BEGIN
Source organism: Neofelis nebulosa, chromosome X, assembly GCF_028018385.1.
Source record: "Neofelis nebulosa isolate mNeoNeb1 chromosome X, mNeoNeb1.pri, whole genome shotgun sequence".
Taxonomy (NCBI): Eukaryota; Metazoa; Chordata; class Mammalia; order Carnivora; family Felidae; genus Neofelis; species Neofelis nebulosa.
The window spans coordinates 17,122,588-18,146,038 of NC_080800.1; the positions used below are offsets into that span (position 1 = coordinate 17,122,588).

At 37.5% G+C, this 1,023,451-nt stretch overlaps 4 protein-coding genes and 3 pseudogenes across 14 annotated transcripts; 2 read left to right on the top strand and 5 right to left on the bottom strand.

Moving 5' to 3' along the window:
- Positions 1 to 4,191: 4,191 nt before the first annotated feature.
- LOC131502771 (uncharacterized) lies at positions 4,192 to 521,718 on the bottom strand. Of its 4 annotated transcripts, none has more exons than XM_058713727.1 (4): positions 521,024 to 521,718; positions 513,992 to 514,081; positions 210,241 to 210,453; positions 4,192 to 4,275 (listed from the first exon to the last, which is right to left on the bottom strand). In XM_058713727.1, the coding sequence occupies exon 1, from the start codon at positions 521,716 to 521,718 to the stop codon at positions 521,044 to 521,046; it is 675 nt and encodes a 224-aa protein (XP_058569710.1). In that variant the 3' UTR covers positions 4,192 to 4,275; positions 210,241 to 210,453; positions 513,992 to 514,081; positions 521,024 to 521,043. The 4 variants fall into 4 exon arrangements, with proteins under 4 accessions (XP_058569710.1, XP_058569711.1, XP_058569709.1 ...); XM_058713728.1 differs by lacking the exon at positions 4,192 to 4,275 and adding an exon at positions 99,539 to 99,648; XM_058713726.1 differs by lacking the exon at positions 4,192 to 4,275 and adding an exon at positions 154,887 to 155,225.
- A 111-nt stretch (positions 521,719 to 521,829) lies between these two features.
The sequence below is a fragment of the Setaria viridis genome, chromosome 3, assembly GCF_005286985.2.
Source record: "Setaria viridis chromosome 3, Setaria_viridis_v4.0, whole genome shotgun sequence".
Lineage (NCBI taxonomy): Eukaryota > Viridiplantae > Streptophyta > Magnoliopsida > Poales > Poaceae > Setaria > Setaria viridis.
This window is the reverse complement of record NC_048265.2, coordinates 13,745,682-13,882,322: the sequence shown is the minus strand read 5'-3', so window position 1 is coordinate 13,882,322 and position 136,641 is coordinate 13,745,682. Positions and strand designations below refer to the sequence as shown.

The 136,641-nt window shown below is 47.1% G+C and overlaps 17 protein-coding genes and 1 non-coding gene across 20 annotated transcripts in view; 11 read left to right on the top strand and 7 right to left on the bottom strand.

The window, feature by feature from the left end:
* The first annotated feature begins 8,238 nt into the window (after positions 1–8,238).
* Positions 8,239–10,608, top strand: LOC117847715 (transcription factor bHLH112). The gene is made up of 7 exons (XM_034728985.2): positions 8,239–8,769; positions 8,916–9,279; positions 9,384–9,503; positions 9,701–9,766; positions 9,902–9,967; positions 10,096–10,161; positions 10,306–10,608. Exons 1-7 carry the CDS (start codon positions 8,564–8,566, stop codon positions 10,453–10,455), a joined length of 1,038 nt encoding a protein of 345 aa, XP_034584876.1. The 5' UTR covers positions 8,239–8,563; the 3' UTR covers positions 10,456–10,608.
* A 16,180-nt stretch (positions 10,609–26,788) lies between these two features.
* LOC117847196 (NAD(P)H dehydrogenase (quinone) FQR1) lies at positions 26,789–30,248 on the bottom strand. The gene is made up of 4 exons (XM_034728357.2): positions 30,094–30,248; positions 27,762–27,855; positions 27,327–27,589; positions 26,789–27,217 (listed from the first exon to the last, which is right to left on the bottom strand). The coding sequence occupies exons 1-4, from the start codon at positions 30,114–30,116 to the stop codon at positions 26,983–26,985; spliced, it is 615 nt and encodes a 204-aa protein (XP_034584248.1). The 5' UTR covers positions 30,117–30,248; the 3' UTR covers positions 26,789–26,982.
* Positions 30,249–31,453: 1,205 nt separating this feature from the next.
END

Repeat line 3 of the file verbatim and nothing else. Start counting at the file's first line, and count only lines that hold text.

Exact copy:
Taxonomy (NCBI): Eukaryota; Metazoa; Chordata; class Mammalia; order Carnivora; family Felidae; genus Neofelis; species Neofelis nebulosa.